French Bulldog Overheating Symptoms, Heat Stroke Recovery & Prevention For Summer

Given the upcoming warm days, it is good to know that the French Bulldog is among the breeds that do not tolerate heat. Therefore, we advise you to be careful and always keep one thing in mind.

This article is dedicated to all those dogs, especially French Bulldogs, who were injured and even died in hot weather. Some as a result of ignorance, and others as a result of negligence on the part of their owners. We hope this does not happen again!

Heat stress usually occurs on very hot days or on several consecutive moderately warm days. The heat contributes to the rapid or gradual loss of electrolytes from the body, so the longer the hot period, the more likely the dog is to receive heat stress.

Dark dogs absorb more heat than light dogs because they do not reflect light and are therefore more prone to overheating. Dogs that have strenuous walks or exercise in warm weather are also at risk. In addition, heat stress can also occur in dogs left indoors without sufficient circulation of fresh air, such as a car, trailer or box.

The dog regulates its temperature in three main ways:

  • Breathing with an open mouth.
  • Heat loss through the paws, but not like people’s sweating.
  • Heat loss through areas with minimal hair cover, ie. abdomen, anus.


Dogs suffering from overheating are usually static and do not dare to move. Their breathing is very fast and their mucous membranes (gums, conjunctiva) are bluish. Breathing is extremely difficult, usually reduces salivation, the dog begins to stagger, is not stable, and vomiting or collapse may occur. If the dog is not treated at this stage, it will die.

What to do:

The first priority is to cool the dog relatively quickly. The most important cooling areas are the head and neck to prevent brain damage and calm breathing. It can be placed under running water, being careful where it pours. If you have ice it can be placed on the back of the nose or on the side of the neck. Leave the running water until the dog’s breathing calms down. You can also wet your dog’s mouth, but don’t expect him to drink too much water because he is unable to swallow, and too much water can choke him.

When it starts to breathe a little easier, turn off the taps and put them on wet towels.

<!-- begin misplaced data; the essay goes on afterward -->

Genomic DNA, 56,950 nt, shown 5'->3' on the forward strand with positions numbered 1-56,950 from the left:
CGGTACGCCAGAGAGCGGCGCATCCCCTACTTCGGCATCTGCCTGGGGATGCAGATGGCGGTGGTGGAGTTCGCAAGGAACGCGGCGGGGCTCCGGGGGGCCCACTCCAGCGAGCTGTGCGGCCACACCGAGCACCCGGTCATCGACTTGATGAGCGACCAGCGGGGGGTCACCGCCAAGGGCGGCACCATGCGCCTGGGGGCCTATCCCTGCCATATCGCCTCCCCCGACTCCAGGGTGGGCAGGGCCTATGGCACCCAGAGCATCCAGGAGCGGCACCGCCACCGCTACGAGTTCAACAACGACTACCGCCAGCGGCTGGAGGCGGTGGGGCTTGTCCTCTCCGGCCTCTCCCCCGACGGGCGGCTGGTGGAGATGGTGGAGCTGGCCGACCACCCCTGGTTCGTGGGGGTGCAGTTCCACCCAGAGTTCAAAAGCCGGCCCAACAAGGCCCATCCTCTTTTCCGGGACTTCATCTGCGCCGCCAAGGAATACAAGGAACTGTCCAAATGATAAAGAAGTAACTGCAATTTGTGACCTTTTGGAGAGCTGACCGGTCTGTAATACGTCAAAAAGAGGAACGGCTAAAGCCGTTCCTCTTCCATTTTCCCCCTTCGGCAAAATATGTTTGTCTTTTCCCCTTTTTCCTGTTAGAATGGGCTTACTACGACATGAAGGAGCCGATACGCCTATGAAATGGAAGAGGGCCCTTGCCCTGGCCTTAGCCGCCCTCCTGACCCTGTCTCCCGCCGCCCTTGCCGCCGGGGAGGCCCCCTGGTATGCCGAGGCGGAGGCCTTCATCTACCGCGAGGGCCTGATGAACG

Be careful! Too rapid a drop in temperature can also damage the brain
. When breathing returns to normal, leave the dog on wet towels and give him some water to drink. Measure its temperature and continue cooling until it reaches a temperature of -39.5-39 C.

  • Do not wrap it in wet towels
  • Do not put towels on the dog, this will not allow the heat to separate
  • Remember, the heat rises.


Of course, preventing heat stress is much better than having to treat yourself.

1. Always make sure your dogs have enough shade and water. If it is to be left in a confined space, make sure that:

  • there is sufficient ventilation.
  • water is available
  • there is a shade

2. Puppies and adults are especially sensitive to heat. If the dog is in one of these categories, you should always leave wet towels or newspapers in their place. You can also use ice cubes that melt gradually or a fan to move the air. If you use a fan in puppies, make sure it blows over them, not over them.

3. In very hot weather it is good to give the dog electrolytes to restore their loss more easily and to prevent heat stress. There are two very useful supplements, especially after several consecutive hot days.

Bi-carbonate soda is the main salt that is lost and therefore it is important to recover. Less can be added to the diet (for large dogs one teaspoon a day, and for small halves) The dose can be increased in very hot weather. Dogs don’t like it in drinking water.

* Electrolytes: There are various brands available.

4. If you travel in hot weather, in addition to electrolytes, always recharge with plenty of water and ice, and if necessary, you can put them on wet towels. Dogs will cool down most quickly through the legs, abdomen and anus. The heat rises, so do not cover them with wet towels.

Remember that in such circumstances you need to find good shade, with good air circulation and give electrolytes.

Remember that heat stress can occur on a not-so-hot day, especially if it was very hot the day before.
Remember, too, that heat stress can kill your dog!

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